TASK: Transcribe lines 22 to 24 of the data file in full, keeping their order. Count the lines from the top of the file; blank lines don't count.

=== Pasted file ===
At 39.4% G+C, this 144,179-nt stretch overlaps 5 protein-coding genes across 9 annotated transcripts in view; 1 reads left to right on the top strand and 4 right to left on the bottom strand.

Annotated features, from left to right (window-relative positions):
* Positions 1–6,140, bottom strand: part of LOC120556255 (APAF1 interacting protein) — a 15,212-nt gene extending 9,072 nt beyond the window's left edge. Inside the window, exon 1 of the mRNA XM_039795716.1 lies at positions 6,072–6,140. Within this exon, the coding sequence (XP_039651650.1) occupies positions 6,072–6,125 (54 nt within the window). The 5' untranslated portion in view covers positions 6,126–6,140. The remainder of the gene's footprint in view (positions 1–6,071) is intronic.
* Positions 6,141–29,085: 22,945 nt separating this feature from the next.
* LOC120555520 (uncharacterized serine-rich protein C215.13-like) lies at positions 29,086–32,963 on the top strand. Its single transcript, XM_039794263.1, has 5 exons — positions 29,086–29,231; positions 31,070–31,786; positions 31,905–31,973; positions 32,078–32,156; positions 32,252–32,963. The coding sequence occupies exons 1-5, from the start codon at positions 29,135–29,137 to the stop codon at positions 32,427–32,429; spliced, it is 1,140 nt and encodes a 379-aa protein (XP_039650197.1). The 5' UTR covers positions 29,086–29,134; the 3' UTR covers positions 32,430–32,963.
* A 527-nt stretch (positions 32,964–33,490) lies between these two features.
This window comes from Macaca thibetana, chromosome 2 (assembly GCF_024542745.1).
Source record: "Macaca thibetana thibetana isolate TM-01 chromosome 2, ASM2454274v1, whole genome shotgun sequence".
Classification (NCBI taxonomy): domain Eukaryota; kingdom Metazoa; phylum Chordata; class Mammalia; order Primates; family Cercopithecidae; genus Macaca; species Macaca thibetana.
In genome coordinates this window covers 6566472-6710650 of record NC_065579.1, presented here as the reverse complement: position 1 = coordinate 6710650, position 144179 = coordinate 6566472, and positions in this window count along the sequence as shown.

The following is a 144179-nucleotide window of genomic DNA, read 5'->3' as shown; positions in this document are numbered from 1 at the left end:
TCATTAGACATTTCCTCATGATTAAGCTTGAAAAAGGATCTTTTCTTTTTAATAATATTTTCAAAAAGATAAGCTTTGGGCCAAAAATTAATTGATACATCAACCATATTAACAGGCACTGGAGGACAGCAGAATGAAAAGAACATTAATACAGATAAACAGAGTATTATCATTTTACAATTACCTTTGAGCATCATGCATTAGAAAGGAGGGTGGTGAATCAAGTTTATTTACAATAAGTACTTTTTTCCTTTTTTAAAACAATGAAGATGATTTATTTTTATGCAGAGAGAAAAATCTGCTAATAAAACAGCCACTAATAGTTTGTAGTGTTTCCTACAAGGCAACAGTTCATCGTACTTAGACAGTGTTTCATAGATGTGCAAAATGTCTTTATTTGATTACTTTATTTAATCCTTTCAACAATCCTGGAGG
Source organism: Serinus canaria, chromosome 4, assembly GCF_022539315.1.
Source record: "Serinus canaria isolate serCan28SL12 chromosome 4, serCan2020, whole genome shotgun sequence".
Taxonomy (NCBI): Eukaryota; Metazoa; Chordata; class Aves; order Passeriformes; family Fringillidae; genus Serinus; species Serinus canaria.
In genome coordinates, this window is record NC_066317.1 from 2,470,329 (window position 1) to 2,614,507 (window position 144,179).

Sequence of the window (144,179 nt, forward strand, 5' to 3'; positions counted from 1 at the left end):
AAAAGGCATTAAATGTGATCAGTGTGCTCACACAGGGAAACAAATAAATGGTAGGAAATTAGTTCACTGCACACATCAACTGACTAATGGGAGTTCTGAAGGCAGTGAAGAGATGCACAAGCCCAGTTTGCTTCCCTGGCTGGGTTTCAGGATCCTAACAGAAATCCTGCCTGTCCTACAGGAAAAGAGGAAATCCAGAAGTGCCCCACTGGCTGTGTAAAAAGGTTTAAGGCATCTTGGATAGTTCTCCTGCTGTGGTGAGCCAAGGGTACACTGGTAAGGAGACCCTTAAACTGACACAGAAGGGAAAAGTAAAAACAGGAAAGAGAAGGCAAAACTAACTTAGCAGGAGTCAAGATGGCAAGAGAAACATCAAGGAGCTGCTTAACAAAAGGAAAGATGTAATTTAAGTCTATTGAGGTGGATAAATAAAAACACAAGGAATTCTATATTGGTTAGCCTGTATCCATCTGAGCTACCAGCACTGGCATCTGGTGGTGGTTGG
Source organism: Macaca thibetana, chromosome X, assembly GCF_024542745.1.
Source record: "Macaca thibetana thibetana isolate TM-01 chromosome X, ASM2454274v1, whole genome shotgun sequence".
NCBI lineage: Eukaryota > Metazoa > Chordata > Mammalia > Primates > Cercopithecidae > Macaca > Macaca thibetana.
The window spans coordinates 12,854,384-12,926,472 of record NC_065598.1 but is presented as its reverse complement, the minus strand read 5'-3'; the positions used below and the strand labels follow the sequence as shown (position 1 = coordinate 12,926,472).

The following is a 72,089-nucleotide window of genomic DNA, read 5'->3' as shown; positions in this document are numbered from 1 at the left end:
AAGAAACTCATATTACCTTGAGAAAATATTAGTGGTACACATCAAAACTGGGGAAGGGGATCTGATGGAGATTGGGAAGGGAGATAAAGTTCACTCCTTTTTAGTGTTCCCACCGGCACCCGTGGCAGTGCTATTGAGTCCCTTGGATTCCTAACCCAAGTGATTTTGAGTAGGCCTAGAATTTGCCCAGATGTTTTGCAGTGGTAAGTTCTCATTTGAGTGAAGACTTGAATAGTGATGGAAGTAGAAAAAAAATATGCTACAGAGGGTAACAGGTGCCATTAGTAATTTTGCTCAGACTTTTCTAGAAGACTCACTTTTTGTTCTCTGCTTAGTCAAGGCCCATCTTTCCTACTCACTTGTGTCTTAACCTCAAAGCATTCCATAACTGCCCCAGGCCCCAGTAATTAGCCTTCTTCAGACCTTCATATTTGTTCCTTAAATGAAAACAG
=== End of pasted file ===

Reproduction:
The window spans coordinates 12,854,384-12,926,472 of record NC_065598.1 but is presented as its reverse complement, the minus strand read 5'-3'; the positions used below and the strand labels follow the sequence as shown (position 1 = coordinate 12,926,472).

The following is a 72,089-nucleotide window of genomic DNA, read 5'->3' as shown; positions in this document are numbered from 1 at the left end:
AAGAAACTCATATTACCTTGAGAAAATATTAGTGGTACACATCAAAACTGGGGAAGGGGATCTGATGGAGATTGGGAAGGGAGATAAAGTTCACTCCTTTTTAGTGTTCCCACCGGCACCCGTGGCAGTGCTATTGAGTCCCTTGGATTCCTAACCCAAGTGATTTTGAGTAGGCCTAGAATTTGCCCAGATGTTTTGCAGTGGTAAGTTCTCATTTGAGTGAAGACTTGAATAGTGATGGAAGTAGAAAAAAAATATGCTACAGAGGGTAACAGGTGCCATTAGTAATTTTGCTCAGACTTTTCTAGAAGACTCACTTTTTGTTCTCTGCTTAGTCAAGGCCCATCTTTCCTACTCACTTGTGTCTTAACCTCAAAGCATTCCATAACTGCCCCAGGCCCCAGTAATTAGCCTTCTTCAGACCTTCATATTTGTTCCTTAAATGAAAACAG